On Mad Men, Megan gives Don a copy of the newly-released Revolver, imploring him to listen to the last track first.  That track – Tomorrow Never Knows” – marks the Beatles first real break away from their old sound and the expansion of pop music into psychedelia.  After hearing the LSD-inspired track close out the episode (spoiler alert: it wasn’t to Don Draper’s tastes), I decided to download Revolver and give it a second chance.  It never resonated much with me in my youth, outside of the delightful silliness of “Yellow Submarine” and the serene sadness of “Eleanor Rigby“.  Maybe it’s just indicative of my youthful naivete or a reflection of where I am in my life right now, but this time around, I listened to Revolver straight through four or five times in the span of two days.  Unlike Don, the shifting sound of The Beatles and the expansion of their music into deeper psychological themes is exactly what I need to hear right now.

Given that I’ve been immersed in the album for the last two weeks, it was hard to pick the perfect song for Music Monday, so I’ve decided that, given my lack of regular music posts in the last month, I’d just give in and choose two songs.  Both represent the best of Revolver to me – rollicking guitar medleys, the introduction of brass into the backing sound, and lyrics that speak to our expanding consciousness and the need to make and break connections with others and the world around us.

And Your Bird Can Sing

Got To Get You Into My Life

Friday Frivolity: Millennials on TV

Hello friends!  Thanks for sticking with the blog during our little hiatus.  We are back up and running and looking forward to some great posts next week, including some thoughts on Revolver, attitude in the workplace, and postcollegiate summers.  As always, I’m looking for more fearless post-collegiates to feature, so if you’re interested in being interviewed for the blog (or want to guest post), get in touch with me at postcollegiate [at] gmail [dot] com or tweet me.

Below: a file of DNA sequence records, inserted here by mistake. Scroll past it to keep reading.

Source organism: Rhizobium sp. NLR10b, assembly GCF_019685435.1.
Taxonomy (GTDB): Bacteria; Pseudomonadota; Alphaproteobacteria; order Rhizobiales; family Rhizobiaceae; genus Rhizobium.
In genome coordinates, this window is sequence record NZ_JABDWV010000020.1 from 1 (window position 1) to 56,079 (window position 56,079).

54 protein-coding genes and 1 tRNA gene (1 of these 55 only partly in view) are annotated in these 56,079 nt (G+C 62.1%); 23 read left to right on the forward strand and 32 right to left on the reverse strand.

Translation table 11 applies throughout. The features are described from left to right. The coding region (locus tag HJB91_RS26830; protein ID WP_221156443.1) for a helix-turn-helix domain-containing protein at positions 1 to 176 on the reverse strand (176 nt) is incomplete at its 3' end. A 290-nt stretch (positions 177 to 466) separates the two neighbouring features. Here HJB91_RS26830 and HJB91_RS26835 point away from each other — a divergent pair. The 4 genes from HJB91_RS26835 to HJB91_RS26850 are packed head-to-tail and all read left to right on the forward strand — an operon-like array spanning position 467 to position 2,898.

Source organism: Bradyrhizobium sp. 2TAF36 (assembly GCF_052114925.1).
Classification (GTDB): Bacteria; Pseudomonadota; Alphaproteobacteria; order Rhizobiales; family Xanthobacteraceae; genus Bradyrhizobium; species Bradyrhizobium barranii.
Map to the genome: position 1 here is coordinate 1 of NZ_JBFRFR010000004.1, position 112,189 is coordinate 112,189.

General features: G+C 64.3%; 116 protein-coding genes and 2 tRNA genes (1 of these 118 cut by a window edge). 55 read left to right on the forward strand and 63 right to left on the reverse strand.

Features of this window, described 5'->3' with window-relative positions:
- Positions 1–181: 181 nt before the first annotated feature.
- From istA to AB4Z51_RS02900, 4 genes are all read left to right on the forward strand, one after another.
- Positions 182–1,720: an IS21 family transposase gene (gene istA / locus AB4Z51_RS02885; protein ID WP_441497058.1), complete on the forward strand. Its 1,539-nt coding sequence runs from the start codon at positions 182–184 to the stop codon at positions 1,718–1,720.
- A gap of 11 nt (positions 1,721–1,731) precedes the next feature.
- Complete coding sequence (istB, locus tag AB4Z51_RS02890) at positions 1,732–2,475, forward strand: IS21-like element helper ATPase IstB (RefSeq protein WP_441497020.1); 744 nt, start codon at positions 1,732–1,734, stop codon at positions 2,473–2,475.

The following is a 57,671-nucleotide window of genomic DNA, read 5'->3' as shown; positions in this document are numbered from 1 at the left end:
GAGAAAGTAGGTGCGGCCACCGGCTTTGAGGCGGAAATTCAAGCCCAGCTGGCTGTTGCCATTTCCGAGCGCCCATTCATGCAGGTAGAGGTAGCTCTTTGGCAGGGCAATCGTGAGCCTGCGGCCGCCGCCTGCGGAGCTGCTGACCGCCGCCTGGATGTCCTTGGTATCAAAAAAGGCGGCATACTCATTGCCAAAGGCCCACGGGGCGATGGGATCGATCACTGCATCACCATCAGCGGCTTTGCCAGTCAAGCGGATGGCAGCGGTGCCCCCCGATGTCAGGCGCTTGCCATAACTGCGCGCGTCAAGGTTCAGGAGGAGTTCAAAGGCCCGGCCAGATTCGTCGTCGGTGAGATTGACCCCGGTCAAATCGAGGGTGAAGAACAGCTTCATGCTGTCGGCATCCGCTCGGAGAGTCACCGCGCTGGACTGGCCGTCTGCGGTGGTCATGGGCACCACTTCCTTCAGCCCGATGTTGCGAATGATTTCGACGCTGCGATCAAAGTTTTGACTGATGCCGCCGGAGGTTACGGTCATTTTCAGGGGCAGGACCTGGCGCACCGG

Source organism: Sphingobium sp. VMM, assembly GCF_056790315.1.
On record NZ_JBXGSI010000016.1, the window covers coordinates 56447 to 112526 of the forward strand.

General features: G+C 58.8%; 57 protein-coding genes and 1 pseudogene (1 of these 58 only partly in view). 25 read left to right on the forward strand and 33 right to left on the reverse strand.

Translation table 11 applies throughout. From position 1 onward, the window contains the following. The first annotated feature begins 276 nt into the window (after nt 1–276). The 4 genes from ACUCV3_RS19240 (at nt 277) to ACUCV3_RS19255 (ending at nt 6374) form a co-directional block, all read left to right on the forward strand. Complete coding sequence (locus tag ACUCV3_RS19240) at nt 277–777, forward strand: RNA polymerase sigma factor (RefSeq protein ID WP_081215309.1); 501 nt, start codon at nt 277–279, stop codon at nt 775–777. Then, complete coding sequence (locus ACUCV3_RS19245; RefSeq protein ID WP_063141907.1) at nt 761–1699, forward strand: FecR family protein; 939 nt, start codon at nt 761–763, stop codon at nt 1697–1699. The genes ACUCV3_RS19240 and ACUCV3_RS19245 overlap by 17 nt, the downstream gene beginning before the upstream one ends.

I’ve been wanting to do a frivolous Friday post on some television characters I’ve noticed who really seem to embody the postcollegiate spirit and was thrilled to see this Vulture piece on the universally hated character on Smash, Ellis.  What makes Ellis so awful?  He’s a textbook millennial – he’s disloyal, he job hunts, he demands credit, he’s too eager to please, and he thinks he’s better than he is.  Sounds like just about every middle-aged office worker I know talking about our generation in the workplace!  The story really inspired me to think about other television characters, good or bad, who really seem to represent the millennial generation.

Nick Miller  (The New Girl)

Oh, Nick Miller.  Nick Miller, who dropped out of law school and lives off his meager bar-tending wages.  Nick Miller, who doesn’t have health insurance.  Nick Miller, who can’t get a cell phone because his credit score is so laughable.  Nick Miller, who’s friends are convinced they could buy their own city with the money they’d save not covering his share of the rent.  Nick Miller embodies just about every cliche (and hard truth) about millennial and money – most of us don’t have it and when we do have it, we’re not very responsible with it.

Penny Hartz (Happy Endings)

Penny’s misadventures in dating is essentially a documentary for anyone who didn’t get married by the time they were 24.  She’s the girl who will adapt to whatever the guy she likes is into (see:  that time she dated a hipster), she’s willing to go way out on a limb to find someone to settle down with (see: that time she dated the guy named you-know-what), and she’s even explored the possibility of settling down with her best friend (see: that time her sex dream about Dave was really a proposal dream).  But what really makes Penny the embodiment of millennial dating is her perpetual optimism that it will all work out in the end, even though life tells us otherwise.

June Colburn (Don’t Trust the B—-in Apartment 23)

Poor Chloe.  She gets her dream job, moves to the big city, and is so excited to settle down with her fiance.  Except the job goes bust, she loses the perfect apartment, and her fiance is a lying cheat.  So, she ends up trucking along at a dead-end coffee shop job while she tries to survive living with the show’s titular bitch, Chloe.  If Chloe wasn’t so much frickin’ fun, it would almost be depressing to watch.  It’s hard not to empathize with June’s blind belief that everything in her post-collegiate life is going to work out just fine.

 

Abed Nadir (Community)

Inability to communicate?  Check.  Constantly indulged by his peers?  Check.  Refusal to grow up and mature?  Check.  Pursuing a less-than-marketable humanities degree?  Check.  Obsession with pop culture which will unlikely serve him well in the future?  Check.  Although Annie’s relentless ambitious and need for approval and Troy’s insistence on being treated like an adult even when he isn’t really one yet are both strong candidates, Abed takes the millennial crown at Greendale.